It used to be that we just put used coffee grounds in the compost heap or directly into the garden, but now it seems that used coffee grounds make a great feedstock for making biodiesel. I have just gotten used to the smell of french-fries emanating from the tail pipes of some city buses and a few pickup trucks … the smell of coffee might be more than I can handle.
According to a study carried out at the University of Nevada Reno, coffee, the dregs of most used beverage in the world have value as an oil source for the production of high-quality biodiesel. In an article published in the March issue of Biodiesel Magazine, Susanne Retka Schillthe reports that the concept of using coffee to produce diesel fuel has been around for a few years anyway. It seems that bio-fuel pioneers down in Brazil have been using excess and reject coffee beans to make biodiesel for some time now. The new research indicates that used coffee grounds contain from 11 percent to 20 percent oil that results in a stable, but sulfur-rich biodiesel. In order to meet ASTM standards for on-road diesel fuel, the sulfur needs to be removed first.
the University of Nevada, Reno study concluded that if all the coffee grounds were collected from Starbuck’s they could be processed into about 2.9 million gallons of biodiesel each year. And once the oil is extracted from the coffee grounds, the remains can be turned into pellets and used as a heating fuel. The scientists working on the project realize that coffee grounds can really only amount to a small fraction of fuel needs globally, but I believe that their work is important because it makes clear that solutions to our fuel issues can be found in unlikely places, if only we can see them.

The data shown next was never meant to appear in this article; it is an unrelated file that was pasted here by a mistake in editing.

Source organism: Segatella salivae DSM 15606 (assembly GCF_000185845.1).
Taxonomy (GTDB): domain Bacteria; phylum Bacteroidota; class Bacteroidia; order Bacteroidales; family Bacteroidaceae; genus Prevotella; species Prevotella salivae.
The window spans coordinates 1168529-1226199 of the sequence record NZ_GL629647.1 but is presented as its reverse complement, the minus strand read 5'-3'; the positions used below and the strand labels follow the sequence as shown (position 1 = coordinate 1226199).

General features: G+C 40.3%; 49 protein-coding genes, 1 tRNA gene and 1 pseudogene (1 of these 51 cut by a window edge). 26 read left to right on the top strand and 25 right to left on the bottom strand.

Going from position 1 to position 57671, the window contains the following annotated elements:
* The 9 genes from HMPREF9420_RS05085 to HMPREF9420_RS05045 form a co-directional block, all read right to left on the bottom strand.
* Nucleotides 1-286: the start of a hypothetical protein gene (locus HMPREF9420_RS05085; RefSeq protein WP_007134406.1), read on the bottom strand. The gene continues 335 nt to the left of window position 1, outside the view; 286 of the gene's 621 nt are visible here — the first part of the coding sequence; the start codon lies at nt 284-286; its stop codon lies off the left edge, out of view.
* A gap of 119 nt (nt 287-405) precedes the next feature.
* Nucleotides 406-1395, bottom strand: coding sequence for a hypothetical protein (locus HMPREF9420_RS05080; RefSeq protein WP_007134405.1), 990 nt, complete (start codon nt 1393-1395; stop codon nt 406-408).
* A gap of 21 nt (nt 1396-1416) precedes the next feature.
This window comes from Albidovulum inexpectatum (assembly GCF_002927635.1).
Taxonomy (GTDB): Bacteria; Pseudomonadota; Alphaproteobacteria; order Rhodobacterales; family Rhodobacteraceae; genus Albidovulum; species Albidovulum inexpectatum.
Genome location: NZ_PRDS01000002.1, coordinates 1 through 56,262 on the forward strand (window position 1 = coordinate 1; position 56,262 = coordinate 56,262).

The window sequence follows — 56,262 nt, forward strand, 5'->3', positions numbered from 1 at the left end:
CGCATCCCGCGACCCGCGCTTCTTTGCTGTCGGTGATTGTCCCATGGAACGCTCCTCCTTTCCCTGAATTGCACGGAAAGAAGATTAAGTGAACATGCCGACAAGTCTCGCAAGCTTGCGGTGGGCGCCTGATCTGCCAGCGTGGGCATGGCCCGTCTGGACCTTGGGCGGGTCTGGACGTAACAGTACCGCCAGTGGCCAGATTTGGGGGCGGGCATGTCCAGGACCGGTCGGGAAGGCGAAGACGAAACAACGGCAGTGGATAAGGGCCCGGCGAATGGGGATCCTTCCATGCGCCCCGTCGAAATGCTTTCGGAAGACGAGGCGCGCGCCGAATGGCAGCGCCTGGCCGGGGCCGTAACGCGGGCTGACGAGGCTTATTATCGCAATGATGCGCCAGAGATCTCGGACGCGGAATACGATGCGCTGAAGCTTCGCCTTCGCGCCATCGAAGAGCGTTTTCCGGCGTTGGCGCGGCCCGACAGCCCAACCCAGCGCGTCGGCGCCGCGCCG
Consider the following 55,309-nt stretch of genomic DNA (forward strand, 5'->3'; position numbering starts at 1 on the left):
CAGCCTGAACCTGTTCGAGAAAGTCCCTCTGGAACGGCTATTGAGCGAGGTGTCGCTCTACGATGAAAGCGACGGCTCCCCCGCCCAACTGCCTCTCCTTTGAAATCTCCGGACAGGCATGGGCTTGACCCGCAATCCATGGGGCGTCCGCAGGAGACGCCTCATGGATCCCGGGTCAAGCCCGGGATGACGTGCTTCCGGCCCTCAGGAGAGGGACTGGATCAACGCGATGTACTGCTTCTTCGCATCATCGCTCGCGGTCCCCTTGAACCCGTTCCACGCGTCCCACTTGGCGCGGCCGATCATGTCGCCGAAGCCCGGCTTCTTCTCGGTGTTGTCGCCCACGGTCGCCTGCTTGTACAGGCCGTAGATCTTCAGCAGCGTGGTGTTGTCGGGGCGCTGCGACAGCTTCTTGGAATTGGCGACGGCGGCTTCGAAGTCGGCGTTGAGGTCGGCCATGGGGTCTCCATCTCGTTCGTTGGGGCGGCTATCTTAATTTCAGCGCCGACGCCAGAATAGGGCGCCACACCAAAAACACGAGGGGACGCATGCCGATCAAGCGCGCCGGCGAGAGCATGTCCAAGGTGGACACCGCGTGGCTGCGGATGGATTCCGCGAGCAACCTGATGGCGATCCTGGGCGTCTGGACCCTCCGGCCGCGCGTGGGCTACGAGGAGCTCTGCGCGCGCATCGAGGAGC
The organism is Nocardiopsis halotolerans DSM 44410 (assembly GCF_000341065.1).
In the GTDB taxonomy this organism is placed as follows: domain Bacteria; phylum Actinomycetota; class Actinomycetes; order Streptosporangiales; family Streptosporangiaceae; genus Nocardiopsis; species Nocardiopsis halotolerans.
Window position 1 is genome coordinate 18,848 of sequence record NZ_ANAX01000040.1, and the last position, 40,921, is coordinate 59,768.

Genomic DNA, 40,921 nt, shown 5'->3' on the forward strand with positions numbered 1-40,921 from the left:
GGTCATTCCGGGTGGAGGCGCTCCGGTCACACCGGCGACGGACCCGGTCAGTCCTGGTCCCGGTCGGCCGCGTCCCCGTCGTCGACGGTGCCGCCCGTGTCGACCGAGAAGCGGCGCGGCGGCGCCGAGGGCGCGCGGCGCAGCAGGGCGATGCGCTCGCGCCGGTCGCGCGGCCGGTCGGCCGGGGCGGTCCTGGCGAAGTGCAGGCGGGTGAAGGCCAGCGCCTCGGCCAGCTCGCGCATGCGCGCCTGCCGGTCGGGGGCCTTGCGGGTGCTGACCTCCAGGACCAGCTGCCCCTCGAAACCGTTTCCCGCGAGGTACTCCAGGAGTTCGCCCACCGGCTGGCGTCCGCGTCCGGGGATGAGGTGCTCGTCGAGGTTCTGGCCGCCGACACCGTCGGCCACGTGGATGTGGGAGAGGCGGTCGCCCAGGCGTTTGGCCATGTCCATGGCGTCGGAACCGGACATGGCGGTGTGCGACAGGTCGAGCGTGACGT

I know I would gladly run coffee biodiesel in my tractors and pickup, if I could find it. It makes more sense to me to take a waste product and turn it into biodiesel than it does to grow a crop like soybeans just for that purpose. What do you think?
Hank Will raises hair sheep, heritage cattle and many varieties of open-pollinated corn with his wife, Karen, on their rural Osage County, Kansas farm. His home life is a perfect complement to his professional life as editor in chief at GRIT and Capper's Farmer magazines. Connect with him on Google+.
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